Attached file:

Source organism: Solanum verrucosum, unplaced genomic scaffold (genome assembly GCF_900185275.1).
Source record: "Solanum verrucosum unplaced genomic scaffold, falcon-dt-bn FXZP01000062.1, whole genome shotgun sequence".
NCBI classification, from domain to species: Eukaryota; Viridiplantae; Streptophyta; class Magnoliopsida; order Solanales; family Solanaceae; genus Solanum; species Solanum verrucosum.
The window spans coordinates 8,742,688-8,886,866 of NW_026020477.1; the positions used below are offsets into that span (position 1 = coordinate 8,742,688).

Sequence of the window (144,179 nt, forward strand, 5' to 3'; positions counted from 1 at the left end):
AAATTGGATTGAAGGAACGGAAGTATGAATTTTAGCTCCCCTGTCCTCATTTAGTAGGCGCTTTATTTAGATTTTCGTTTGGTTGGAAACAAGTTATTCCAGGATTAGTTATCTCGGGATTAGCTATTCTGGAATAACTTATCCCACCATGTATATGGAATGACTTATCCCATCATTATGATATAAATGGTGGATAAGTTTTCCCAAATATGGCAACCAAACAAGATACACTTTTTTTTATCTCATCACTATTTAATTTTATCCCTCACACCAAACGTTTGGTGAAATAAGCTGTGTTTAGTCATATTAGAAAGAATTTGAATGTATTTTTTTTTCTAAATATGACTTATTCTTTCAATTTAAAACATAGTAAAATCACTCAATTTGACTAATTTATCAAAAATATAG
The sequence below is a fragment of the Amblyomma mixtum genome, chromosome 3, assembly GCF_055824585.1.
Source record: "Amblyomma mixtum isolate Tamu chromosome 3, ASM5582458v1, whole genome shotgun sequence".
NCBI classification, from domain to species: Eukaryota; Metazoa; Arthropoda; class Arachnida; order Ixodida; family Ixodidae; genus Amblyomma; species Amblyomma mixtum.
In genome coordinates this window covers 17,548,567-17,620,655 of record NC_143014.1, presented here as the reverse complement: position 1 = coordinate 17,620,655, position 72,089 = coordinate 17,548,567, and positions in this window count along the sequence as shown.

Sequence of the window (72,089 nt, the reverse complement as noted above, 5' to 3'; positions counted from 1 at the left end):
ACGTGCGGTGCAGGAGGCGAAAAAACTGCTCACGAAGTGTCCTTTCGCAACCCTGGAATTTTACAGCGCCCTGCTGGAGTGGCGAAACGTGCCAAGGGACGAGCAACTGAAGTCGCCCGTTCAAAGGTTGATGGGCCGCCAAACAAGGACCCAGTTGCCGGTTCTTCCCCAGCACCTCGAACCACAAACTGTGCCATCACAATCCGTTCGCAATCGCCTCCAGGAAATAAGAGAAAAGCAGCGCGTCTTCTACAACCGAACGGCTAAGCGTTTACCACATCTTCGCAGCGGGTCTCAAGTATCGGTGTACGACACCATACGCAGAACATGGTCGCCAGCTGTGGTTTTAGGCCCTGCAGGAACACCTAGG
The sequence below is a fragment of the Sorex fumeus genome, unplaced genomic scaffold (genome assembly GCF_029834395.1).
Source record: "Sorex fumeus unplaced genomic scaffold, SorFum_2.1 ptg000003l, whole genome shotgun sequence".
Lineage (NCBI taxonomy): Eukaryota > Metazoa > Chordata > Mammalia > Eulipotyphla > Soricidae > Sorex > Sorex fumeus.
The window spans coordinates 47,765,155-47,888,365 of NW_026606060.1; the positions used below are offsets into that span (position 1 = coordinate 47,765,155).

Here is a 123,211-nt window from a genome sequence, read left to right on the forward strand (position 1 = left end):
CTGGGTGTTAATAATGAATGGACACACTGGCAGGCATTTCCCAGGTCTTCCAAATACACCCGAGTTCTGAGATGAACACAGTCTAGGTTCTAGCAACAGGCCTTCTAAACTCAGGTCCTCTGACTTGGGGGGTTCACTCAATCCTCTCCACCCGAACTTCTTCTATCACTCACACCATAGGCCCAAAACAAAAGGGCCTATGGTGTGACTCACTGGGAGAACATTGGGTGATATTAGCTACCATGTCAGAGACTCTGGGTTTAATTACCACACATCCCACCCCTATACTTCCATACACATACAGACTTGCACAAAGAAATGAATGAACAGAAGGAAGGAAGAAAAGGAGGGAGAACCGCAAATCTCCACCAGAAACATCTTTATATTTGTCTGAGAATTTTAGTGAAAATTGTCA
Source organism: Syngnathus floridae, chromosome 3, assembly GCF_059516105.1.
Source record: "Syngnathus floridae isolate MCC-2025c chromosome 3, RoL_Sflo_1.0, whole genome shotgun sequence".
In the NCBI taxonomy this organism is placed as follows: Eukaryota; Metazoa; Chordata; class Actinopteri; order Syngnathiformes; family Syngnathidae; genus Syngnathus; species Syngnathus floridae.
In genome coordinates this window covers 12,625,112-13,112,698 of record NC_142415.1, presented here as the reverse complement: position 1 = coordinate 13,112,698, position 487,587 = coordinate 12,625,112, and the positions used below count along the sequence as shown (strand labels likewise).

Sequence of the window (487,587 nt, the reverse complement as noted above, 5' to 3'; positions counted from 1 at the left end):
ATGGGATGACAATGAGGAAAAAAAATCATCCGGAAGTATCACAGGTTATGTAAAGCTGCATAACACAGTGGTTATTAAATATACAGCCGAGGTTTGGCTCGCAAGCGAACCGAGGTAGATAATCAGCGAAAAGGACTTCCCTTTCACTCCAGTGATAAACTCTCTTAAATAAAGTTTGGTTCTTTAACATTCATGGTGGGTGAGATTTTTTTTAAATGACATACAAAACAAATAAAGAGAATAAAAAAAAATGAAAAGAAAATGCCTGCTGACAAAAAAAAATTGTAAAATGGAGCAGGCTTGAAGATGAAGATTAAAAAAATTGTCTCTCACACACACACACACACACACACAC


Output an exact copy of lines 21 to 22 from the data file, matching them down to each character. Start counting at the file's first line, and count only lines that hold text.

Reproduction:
In the NCBI taxonomy this organism is placed as follows: Eukaryota; Metazoa; Chordata; class Actinopteri; order Syngnathiformes; family Syngnathidae; genus Syngnathus; species Syngnathus floridae.
In genome coordinates this window covers 12,625,112-13,112,698 of record NC_142415.1, presented here as the reverse complement: position 1 = coordinate 13,112,698, position 487,587 = coordinate 12,625,112, and the positions used below count along the sequence as shown (strand labels likewise).